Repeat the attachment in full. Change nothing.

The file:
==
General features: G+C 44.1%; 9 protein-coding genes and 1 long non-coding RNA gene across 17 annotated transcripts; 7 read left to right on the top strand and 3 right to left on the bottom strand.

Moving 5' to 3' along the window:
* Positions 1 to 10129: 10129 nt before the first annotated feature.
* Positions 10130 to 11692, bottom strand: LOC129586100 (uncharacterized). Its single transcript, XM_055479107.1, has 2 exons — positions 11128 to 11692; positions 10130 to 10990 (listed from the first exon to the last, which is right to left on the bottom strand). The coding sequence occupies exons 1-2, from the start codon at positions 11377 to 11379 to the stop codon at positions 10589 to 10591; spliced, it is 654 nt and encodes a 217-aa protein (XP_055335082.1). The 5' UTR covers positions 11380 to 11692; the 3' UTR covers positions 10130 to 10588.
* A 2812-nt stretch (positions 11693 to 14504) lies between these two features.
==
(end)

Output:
General features: G+C 44.1%; 9 protein-coding genes and 1 long non-coding RNA gene across 17 annotated transcripts; 7 read left to right on the top strand and 3 right to left on the bottom strand.

Moving 5' to 3' along the window:
* Positions 1 to 10129: 10129 nt before the first annotated feature.
* Positions 10130 to 11692, bottom strand: LOC129586100 (uncharacterized). Its single transcript, XM_055479107.1, has 2 exons — positions 11128 to 11692; positions 10130 to 10990 (listed from the first exon to the last, which is right to left on the bottom strand). The coding sequence occupies exons 1-2, from the start codon at positions 11377 to 11379 to the stop codon at positions 10589 to 10591; spliced, it is 654 nt and encodes a 217-aa protein (XP_055335082.1). The 5' UTR covers positions 11380 to 11692; the 3' UTR covers positions 10130 to 10588.
* A 2812-nt stretch (positions 11693 to 14504) lies between these two features.